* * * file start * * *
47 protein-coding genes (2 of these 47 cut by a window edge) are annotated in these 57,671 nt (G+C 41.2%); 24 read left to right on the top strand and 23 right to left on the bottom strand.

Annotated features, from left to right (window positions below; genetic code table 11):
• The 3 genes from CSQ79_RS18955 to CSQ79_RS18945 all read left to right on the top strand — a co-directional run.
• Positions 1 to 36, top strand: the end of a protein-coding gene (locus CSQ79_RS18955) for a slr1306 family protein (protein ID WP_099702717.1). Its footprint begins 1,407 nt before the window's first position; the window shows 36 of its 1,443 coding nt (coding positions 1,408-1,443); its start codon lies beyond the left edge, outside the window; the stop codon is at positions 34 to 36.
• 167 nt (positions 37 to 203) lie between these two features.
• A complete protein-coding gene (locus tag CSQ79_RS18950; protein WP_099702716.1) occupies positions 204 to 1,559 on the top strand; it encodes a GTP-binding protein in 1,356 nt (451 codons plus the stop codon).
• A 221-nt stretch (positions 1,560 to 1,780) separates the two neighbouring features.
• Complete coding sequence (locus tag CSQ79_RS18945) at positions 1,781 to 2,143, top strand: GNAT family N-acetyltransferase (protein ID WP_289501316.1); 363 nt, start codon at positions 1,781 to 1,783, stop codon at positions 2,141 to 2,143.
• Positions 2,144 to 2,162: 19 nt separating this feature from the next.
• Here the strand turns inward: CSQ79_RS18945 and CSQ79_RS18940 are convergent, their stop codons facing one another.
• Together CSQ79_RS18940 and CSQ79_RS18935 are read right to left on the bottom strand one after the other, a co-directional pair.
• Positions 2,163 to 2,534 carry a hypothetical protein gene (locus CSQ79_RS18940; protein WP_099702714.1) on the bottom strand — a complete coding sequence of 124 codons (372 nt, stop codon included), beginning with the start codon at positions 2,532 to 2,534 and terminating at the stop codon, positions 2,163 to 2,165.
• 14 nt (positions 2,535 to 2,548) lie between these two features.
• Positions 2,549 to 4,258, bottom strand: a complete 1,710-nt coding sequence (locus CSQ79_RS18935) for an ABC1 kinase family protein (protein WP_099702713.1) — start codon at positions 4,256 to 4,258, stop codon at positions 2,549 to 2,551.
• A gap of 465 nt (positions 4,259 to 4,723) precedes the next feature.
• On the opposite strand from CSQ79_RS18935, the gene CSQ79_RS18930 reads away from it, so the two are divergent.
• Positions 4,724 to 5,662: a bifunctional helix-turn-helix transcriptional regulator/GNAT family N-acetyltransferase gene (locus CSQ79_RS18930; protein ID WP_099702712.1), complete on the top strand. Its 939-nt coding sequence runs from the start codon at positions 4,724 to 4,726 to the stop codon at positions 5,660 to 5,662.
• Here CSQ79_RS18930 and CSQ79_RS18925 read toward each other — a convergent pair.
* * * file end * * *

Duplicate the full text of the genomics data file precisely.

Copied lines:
47 protein-coding genes (2 of these 47 cut by a window edge) are annotated in these 57,671 nt (G+C 41.2%); 24 read left to right on the top strand and 23 right to left on the bottom strand.

Annotated features, from left to right (window positions below; genetic code table 11):
• The 3 genes from CSQ79_RS18955 to CSQ79_RS18945 all read left to right on the top strand — a co-directional run.
• Positions 1 to 36, top strand: the end of a protein-coding gene (locus CSQ79_RS18955) for a slr1306 family protein (protein ID WP_099702717.1). Its footprint begins 1,407 nt before the window's first position; the window shows 36 of its 1,443 coding nt (coding positions 1,408-1,443); its start codon lies beyond the left edge, outside the window; the stop codon is at positions 34 to 36.
• 167 nt (positions 37 to 203) lie between these two features.
• A complete protein-coding gene (locus tag CSQ79_RS18950; protein WP_099702716.1) occupies positions 204 to 1,559 on the top strand; it encodes a GTP-binding protein in 1,356 nt (451 codons plus the stop codon).
• A 221-nt stretch (positions 1,560 to 1,780) separates the two neighbouring features.
• Complete coding sequence (locus tag CSQ79_RS18945) at positions 1,781 to 2,143, top strand: GNAT family N-acetyltransferase (protein ID WP_289501316.1); 363 nt, start codon at positions 1,781 to 1,783, stop codon at positions 2,141 to 2,143.
• Positions 2,144 to 2,162: 19 nt separating this feature from the next.
• Here the strand turns inward: CSQ79_RS18945 and CSQ79_RS18940 are convergent, their stop codons facing one another.
• Together CSQ79_RS18940 and CSQ79_RS18935 are read right to left on the bottom strand one after the other, a co-directional pair.
• Positions 2,163 to 2,534 carry a hypothetical protein gene (locus CSQ79_RS18940; protein WP_099702714.1) on the bottom strand — a complete coding sequence of 124 codons (372 nt, stop codon included), beginning with the start codon at positions 2,532 to 2,534 and terminating at the stop codon, positions 2,163 to 2,165.
• 14 nt (positions 2,535 to 2,548) lie between these two features.
• Positions 2,549 to 4,258, bottom strand: a complete 1,710-nt coding sequence (locus CSQ79_RS18935) for an ABC1 kinase family protein (protein WP_099702713.1) — start codon at positions 4,256 to 4,258, stop codon at positions 2,549 to 2,551.
• A gap of 465 nt (positions 4,259 to 4,723) precedes the next feature.
• On the opposite strand from CSQ79_RS18935, the gene CSQ79_RS18930 reads away from it, so the two are divergent.
• Positions 4,724 to 5,662: a bifunctional helix-turn-helix transcriptional regulator/GNAT family N-acetyltransferase gene (locus CSQ79_RS18930; protein ID WP_099702712.1), complete on the top strand. Its 939-nt coding sequence runs from the start codon at positions 4,724 to 4,726 to the stop codon at positions 5,660 to 5,662.
• Here CSQ79_RS18930 and CSQ79_RS18925 read toward each other — a convergent pair.